Review: The People versus the Rainbow Nation

There are moments in the beginning of The People versus the Rainbow Nation where you brace yourself for an up-to-date report from the frontlines of the student movement.

It is probably the shots of the burning lawns of the Union Building that set up that expectation. Or perhaps the clips of toyi-toying students? Maybe even the footage of Cecil John Rhodes being muzzled with paper as his likeness is being carted off from the University of Cape Town campus?

Then there are points where the film is overrun with talking heads a little too soon in the story, whereafter we trail students from campuses such as University of Pretoria, Wits, Stellenbosch and UCT.

To use the old cliché, The People versus the Rainbow Nation is a rollercoaster ride. But instead of pulling you in from the brink, it is one that you are safely observing as a spectator from the outside. You will not be moved to tears in the way that Luister might move you.

The film was directed by Lebogang Rasethaba (Future Sounds of Mzansi, Prisoner 46764: The Untold Legacy of Andrew Mlangeni), produced by Alison Swank (Rasethaba’s colleague at commercial film company Arcade Content) and commissioned by MTV and MTV Base. It therefore straddles the divide between commerce and the political awakening that is taking hold among the country’s student generation.

As the product of an entertainment channel like MTV, the film does not have a political ‘soul’ of its own. Instead, it attempts to synthesise a variety of disparate voices into a cohesive whole.

However, MTV/ MTV Base is an important vehicle to screen this kind of rhetoric , lest it stay swirling in the same cesspool of the ”woke”.

Also, the teams involved in the film do a decent job of condensing the “academese” into MTV-palatable speak in an hour. But it’s a tall order.

Considering that, for many students, the realities of campus life present the first moments of political awareness, there are a lot of half-formed theories being bandied about and vulnerable solidarities being formed.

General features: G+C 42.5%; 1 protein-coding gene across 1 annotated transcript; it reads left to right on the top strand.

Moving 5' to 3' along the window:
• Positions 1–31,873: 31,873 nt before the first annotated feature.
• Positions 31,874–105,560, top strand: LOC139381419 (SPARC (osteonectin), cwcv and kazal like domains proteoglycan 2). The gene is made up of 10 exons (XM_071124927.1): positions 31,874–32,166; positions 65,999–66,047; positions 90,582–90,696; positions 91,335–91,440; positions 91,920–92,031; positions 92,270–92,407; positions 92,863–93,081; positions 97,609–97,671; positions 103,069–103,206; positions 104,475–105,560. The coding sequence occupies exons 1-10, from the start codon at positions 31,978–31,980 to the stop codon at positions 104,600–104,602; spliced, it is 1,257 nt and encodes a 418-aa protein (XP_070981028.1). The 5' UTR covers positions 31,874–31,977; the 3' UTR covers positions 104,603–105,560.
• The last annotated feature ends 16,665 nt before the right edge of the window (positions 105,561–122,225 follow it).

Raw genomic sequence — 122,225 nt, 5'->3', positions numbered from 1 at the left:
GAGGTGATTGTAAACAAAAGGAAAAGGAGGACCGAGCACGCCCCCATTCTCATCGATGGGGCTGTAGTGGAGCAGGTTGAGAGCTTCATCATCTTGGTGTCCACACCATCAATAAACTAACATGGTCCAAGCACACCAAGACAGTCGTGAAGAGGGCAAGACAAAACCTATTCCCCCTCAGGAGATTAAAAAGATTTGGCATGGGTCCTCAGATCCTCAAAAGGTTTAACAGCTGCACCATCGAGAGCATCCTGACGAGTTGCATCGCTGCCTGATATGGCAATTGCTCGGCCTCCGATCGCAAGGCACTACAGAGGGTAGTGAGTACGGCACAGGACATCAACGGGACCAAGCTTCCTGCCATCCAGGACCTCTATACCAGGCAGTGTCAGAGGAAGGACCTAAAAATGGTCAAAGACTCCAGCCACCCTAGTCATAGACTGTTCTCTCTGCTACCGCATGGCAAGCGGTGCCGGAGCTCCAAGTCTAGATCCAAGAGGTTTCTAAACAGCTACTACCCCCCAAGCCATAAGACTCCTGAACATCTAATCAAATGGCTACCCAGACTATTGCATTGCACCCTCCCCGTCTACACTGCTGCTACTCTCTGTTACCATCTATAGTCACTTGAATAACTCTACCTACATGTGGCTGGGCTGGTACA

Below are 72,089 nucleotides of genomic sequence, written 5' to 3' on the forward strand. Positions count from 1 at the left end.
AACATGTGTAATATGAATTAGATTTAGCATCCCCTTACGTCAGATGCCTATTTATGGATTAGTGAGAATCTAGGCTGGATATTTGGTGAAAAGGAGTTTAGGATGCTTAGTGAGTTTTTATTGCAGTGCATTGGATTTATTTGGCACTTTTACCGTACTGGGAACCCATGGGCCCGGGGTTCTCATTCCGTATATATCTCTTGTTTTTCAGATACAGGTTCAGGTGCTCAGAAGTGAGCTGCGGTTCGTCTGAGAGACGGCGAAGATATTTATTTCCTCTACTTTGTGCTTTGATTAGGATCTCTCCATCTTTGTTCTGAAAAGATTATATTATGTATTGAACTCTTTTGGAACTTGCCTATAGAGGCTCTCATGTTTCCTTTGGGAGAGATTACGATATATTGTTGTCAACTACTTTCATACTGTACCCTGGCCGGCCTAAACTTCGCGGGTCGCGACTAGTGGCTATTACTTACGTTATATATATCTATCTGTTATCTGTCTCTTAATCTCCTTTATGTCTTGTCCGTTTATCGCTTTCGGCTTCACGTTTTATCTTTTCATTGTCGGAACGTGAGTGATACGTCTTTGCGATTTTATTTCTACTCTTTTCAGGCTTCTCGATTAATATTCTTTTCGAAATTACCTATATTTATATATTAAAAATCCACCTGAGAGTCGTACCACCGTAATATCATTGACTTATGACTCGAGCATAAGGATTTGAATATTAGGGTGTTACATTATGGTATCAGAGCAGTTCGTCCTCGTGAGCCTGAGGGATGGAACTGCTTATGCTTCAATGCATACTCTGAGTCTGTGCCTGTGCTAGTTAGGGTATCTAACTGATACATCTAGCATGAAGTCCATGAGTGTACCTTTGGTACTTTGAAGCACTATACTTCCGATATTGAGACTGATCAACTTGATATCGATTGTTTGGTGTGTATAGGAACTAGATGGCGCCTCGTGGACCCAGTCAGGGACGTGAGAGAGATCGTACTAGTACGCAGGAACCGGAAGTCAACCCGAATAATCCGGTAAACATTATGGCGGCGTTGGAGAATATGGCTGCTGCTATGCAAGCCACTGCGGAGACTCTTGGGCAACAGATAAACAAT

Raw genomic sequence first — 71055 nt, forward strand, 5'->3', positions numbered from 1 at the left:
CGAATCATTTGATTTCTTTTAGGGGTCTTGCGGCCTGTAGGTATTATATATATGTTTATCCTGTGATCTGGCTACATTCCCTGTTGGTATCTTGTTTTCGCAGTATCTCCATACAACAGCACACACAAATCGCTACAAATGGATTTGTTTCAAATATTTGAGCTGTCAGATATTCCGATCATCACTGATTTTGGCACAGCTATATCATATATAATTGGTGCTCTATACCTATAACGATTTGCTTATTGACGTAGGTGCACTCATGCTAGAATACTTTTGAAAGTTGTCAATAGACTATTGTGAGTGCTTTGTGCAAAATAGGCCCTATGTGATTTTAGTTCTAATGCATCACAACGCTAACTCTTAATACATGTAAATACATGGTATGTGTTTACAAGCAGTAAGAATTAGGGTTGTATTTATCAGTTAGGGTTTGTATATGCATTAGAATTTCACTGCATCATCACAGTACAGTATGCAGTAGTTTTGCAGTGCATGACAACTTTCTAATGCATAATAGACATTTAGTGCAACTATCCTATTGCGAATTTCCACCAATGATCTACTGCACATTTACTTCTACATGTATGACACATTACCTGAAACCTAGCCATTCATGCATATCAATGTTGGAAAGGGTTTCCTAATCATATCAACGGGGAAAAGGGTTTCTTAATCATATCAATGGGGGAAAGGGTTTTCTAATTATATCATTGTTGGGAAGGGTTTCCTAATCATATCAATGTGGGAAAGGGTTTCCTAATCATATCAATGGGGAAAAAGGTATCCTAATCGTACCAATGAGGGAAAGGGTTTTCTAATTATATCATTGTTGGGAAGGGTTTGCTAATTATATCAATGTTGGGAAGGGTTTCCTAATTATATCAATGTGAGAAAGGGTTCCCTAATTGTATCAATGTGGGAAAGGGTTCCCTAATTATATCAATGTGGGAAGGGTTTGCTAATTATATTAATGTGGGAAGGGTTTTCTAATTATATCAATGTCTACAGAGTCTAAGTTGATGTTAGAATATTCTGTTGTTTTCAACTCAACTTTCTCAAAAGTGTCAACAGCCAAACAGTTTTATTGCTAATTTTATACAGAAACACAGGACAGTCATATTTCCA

It’s a beautiful moment to watch Richard Moremi, a soccer-playing student attending the University of Pretoria, struggle to let the term “white” loose from his lips as he reframes his peers’ collective struggle not only in class, but in racial terms.


It is encouraging also to witness Adrian van Wyk move further away from what he terms as “coloured complacency” and begin reckoning with a black identity forged out of necessity.

The other upshot to having this cacophony of voices is that, if nothing else, it is a conversation starter. In the screening I attended, you could hear the fingersnaps, the gasps of exasperation and the handclaps of agreement rise from the audience.

Another pro to this is that the wheat eventually separates itself from the chaff. Those not adding much impetus to the racism debate and the decolonialisation project soon fall flat on screen.

In contrast, the words of those people really charting new ways of understanding blackness and intersectionality linger long after the credits roll.

Writer and activist Lindokuhle Nkosi accounts for a chunk of these moments of transcendence. In talking about her fatigue in responding to racism, she states that she has started looking at “black love as revolutionary theory” because “how will we take down whiteness if we don’t love ourselves?”

Most of all, what The People versus the Rainbow Nation shows is that it is the students who have to articulate this movement for themselves, not sympathisers and especially not well-meaning academics. In the words of white rapper Sam Turpin, the whites must  “take an L (a loss) and realise we can’t always be the father figure.”

Young whites, too, must realise what it means to be an ally to their black compatriots in this struggle. In most cases, it means disappearing from view while contributing selflessly to support black students in their aims.

While The People versus The Rainbow Nation probably serves the interests of MTV/ MTV Base more than it does the students’, it does leave one feeling that the grown folks, with their misplaced #ZumaMustFall hysteria, need more help than their children do.

Most importantly, it leaves us asking: who will make the historical film on contemporary student struggles that does not feed into the novelty of middle-class kids taking a stand?

The People versus The Rainbow Nation premieres tomorrow 21h15 (CAT) on MTV and 27 April on MTV Base 12 noon (CAT). 

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Kwanele Sosibo
Kwanele Sosibo
Kwanele Sosibo is the editor of Friday, the arts and culture section of the Mail and Guardian.
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